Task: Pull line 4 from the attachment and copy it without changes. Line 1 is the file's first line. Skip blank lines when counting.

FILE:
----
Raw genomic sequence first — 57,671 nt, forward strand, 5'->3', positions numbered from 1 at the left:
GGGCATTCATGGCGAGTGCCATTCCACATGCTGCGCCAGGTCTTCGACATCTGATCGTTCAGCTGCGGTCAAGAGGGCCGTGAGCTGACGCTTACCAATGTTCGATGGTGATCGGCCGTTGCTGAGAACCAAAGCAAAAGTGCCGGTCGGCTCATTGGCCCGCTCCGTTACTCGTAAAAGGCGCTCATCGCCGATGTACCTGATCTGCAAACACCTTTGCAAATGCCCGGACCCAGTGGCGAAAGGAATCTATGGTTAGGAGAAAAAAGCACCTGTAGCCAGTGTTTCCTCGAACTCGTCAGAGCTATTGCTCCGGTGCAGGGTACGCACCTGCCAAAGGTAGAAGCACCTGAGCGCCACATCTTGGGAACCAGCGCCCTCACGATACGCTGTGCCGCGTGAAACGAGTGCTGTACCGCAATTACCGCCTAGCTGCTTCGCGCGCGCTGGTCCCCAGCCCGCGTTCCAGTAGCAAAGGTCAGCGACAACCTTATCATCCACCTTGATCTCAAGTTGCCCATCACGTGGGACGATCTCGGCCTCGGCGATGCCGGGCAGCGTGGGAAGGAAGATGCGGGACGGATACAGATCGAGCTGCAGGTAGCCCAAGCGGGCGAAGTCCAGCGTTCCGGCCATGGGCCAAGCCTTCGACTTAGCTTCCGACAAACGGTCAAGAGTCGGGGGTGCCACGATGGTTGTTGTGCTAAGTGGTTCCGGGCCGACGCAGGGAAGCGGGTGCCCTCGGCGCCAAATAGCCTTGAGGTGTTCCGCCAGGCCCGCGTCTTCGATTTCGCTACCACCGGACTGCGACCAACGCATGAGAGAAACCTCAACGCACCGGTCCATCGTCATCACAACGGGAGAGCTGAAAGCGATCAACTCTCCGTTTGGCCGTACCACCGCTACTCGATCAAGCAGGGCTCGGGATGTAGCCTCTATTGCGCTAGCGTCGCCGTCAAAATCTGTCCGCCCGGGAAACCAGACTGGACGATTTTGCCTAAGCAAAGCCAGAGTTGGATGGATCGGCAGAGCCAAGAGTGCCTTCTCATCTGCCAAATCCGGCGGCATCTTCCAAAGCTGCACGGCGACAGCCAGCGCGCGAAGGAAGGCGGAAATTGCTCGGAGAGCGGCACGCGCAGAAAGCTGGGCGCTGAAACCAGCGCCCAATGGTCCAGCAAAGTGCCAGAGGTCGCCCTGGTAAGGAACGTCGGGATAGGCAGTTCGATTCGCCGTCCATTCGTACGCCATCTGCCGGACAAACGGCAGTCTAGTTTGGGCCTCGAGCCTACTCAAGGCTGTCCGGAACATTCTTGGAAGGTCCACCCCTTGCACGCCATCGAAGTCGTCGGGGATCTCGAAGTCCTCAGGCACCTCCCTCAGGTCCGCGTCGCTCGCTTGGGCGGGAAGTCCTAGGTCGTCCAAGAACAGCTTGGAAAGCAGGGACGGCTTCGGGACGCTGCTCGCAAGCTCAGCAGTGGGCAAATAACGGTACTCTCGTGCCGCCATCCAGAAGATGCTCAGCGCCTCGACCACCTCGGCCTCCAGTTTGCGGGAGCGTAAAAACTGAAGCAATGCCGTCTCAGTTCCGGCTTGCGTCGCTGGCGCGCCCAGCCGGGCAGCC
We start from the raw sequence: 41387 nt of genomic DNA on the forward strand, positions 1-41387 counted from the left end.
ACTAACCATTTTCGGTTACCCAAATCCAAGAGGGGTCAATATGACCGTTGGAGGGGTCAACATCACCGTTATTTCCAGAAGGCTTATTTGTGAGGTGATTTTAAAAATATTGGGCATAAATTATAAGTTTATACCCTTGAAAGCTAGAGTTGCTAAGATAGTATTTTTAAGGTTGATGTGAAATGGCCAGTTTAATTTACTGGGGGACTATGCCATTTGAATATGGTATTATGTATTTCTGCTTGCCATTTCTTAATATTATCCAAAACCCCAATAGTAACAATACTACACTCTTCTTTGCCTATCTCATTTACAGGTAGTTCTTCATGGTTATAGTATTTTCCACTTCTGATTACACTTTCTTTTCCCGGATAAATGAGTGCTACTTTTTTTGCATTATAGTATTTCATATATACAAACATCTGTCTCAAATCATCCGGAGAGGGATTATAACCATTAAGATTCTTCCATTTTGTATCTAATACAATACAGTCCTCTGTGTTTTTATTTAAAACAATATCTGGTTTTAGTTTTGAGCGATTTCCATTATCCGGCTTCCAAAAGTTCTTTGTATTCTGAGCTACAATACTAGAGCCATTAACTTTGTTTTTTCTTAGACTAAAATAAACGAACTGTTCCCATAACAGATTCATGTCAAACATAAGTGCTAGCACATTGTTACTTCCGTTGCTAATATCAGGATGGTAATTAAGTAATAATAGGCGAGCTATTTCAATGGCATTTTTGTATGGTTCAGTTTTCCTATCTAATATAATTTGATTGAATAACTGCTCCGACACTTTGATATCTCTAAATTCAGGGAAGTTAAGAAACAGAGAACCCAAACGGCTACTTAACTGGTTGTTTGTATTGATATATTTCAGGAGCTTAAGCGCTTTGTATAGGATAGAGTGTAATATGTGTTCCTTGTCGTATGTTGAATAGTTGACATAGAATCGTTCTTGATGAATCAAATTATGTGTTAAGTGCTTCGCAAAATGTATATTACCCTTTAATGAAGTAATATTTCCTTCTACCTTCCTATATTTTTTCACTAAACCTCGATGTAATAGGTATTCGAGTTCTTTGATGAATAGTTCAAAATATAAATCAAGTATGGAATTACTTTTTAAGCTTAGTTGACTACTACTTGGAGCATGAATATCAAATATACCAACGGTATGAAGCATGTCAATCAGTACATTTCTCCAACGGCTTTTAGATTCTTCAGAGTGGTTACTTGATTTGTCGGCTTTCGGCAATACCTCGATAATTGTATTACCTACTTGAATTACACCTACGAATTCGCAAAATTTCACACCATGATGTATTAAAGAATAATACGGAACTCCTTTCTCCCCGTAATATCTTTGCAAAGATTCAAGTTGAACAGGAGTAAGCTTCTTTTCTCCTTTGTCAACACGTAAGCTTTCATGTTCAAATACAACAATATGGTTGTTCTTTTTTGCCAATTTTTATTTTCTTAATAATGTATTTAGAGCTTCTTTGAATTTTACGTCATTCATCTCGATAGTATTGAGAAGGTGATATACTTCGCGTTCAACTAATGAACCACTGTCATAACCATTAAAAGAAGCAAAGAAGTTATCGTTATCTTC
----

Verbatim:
ACTAACCATTTTCGGTTACCCAAATCCAAGAGGGGTCAATATGACCGTTGGAGGGGTCAACATCACCGTTATTTCCAGAAGGCTTATTTGTGAGGTGATTTTAAAAATATTGGGCATAAATTATAAGTTTATACCCTTGAAAGCTAGAGTTGCTAAGATAGTATTTTTAAGGTTGATGTGAAATGGCCAGTTTAATTTACTGGGGGACTATGCCATTTGAATATGGTATTATGTATTTCTGCTTGCCATTTCTTAATATTATCCAAAACCCCAATAGTAACAATACTACACTCTTCTTTGCCTATCTCATTTACAGGTAGTTCTTCATGGTTATAGTATTTTCCACTTCTGATTACACTTTCTTTTCCCGGATAAATGAGTGCTACTTTTTTTGCATTATAGTATTTCATATATACAAACATCTGTCTCAAATCATCCGGAGAGGGATTATAACCATTAAGATTCTTCCATTTTGTATCTAATACAATACAGTCCTCTGTGTTTTTATTTAAAACAATATCTGGTTTTAGTTTTGAGCGATTTCCATTATCCGGCTTCCAAAAGTTCTTTGTATTCTGAGCTACAATACTAGAGCCATTAACTTTGTTTTTTCTTAGACTAAAATAAACGAACTGTTCCCATAACAGATTCATGTCAAACATAAGTGCTAGCACATTGTTACTTCCGTTGCTAATATCAGGATGGTAATTAAGTAATAATAGGCGAGCTATTTCAATGGCATTTTTGTATGGTTCAGTTTTCCTATCTAATATAATTTGATTGAATAACTGCTCCGACACTTTGATATCTCTAAATTCAGGGAAGTTAAGAAACAGAGAACCCAAACGGCTACTTAACTGGTTGTTTGTATTGATATATTTCAGGAGCTTAAGCGCTTTGTATAGGATAGAGTGTAATATGTGTTCCTTGTCGTATGTTGAATAGTTGACATAGAATCGTTCTTGATGAATCAAATTATGTGTTAAGTGCTTCGCAAAATGTATATTACCCTTTAATGAAGTAATATTTCCTTCTACCTTCCTATATTTTTTCACTAAACCTCGATGTAATAGGTATTCGAGTTCTTTGATGAATAGTTCAAAATATAAATCAAGTATGGAATTACTTTTTAAGCTTAGTTGACTACTACTTGGAGCATGAATATCAAATATACCAACGGTATGAAGCATGTCAATCAGTACATTTCTCCAACGGCTTTTAGATTCTTCAGAGTGGTTACTTGATTTGTCGGCTTTCGGCAATACCTCGATAATTGTATTACCTACTTGAATTACACCTACGAATTCGCAAAATTTCACACCATGATGTATTAAAGAATAATACGGAACTCCTTTCTCCCCGTAATATCTTTGCAAAGATTCAAGTTGAACAGGAGTAAGCTTCTTTTCTCCTTTGTCAACACGTAAGCTTTCATGTTCAAATACAACAATATGGTTGTTCTTTTTTGCCAATTTTTATTTTCTTAATAATGTATTTAGAGCTTCTTTGAATTTTACGTCATTCATCTCGATAGTATTGAGAAGGTGATATACTTCGCGTTCAACTAATGAACCACTGTCATAACCATTAAAAGAAGCAAAGAAGTTATCGTTATCTTC